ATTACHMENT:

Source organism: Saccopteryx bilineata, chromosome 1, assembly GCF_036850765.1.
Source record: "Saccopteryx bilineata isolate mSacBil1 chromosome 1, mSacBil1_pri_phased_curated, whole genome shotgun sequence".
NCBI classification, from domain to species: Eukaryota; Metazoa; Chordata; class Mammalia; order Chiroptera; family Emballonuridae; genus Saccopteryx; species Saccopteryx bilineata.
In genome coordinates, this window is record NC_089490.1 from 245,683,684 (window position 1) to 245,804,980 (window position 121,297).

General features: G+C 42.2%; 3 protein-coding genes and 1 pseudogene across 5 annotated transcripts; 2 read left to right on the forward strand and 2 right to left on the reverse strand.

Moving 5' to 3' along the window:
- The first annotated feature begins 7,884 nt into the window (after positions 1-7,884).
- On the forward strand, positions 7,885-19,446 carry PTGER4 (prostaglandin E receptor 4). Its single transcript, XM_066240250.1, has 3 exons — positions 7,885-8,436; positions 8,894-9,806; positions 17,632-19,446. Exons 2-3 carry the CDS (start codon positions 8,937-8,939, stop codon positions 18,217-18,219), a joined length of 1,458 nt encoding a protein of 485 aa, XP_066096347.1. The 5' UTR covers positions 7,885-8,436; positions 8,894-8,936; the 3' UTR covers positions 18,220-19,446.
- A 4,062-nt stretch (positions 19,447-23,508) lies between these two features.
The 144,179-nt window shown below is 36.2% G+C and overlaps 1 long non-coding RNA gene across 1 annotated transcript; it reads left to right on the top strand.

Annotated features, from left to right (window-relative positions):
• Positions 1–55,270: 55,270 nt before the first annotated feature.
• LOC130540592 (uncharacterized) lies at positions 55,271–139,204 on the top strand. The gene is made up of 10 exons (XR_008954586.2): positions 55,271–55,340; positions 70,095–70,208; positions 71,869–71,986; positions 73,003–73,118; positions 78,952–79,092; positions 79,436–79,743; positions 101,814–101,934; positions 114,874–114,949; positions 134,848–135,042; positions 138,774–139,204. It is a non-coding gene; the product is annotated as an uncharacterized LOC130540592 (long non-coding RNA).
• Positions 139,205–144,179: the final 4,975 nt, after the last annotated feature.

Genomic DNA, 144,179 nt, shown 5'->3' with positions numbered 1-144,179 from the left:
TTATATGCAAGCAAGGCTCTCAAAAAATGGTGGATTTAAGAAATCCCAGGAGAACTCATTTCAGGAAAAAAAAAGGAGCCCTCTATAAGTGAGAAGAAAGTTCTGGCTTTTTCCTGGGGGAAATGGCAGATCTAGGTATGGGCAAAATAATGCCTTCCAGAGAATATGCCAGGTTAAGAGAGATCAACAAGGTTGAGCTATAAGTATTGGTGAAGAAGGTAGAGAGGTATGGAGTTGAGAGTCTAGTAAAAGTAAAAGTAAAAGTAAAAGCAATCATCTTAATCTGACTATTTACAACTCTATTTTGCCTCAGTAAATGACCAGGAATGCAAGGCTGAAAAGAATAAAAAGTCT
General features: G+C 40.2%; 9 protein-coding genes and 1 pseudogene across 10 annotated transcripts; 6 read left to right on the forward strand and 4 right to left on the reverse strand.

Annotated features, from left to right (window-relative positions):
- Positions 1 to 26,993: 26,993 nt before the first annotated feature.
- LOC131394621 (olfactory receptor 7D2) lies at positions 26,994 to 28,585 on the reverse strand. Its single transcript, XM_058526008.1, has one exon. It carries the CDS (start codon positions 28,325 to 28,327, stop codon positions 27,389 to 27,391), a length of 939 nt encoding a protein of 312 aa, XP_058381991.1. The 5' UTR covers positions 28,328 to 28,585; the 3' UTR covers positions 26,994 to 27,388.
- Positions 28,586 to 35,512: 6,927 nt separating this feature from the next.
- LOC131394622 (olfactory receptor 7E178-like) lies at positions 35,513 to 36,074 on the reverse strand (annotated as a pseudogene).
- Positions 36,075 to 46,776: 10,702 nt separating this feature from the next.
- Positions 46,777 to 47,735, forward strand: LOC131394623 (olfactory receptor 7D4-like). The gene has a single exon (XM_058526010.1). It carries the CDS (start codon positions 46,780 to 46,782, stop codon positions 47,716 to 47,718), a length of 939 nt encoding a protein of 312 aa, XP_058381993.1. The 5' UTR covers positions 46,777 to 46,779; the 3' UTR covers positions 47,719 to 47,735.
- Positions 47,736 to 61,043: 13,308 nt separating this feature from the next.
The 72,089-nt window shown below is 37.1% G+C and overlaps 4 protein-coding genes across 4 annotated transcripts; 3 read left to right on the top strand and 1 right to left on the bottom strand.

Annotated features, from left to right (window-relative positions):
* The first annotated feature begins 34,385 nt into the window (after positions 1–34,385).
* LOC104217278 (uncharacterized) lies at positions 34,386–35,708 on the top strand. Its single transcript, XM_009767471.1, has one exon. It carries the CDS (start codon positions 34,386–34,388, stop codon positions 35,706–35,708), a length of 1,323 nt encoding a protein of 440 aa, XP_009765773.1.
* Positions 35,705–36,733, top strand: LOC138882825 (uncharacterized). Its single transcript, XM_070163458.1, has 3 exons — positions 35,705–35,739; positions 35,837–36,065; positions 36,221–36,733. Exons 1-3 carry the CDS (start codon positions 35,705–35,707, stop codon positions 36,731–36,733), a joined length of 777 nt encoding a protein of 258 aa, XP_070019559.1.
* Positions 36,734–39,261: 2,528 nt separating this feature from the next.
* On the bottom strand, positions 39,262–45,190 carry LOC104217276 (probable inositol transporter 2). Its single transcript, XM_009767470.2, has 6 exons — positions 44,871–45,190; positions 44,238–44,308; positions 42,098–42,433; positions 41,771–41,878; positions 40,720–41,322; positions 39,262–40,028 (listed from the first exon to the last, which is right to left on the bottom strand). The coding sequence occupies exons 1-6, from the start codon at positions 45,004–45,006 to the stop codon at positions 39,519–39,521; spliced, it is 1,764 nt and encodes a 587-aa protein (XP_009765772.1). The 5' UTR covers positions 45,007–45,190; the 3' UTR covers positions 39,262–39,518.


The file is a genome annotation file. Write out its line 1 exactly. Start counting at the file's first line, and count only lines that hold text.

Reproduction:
Source organism: Saccopteryx bilineata, chromosome 1, assembly GCF_036850765.1.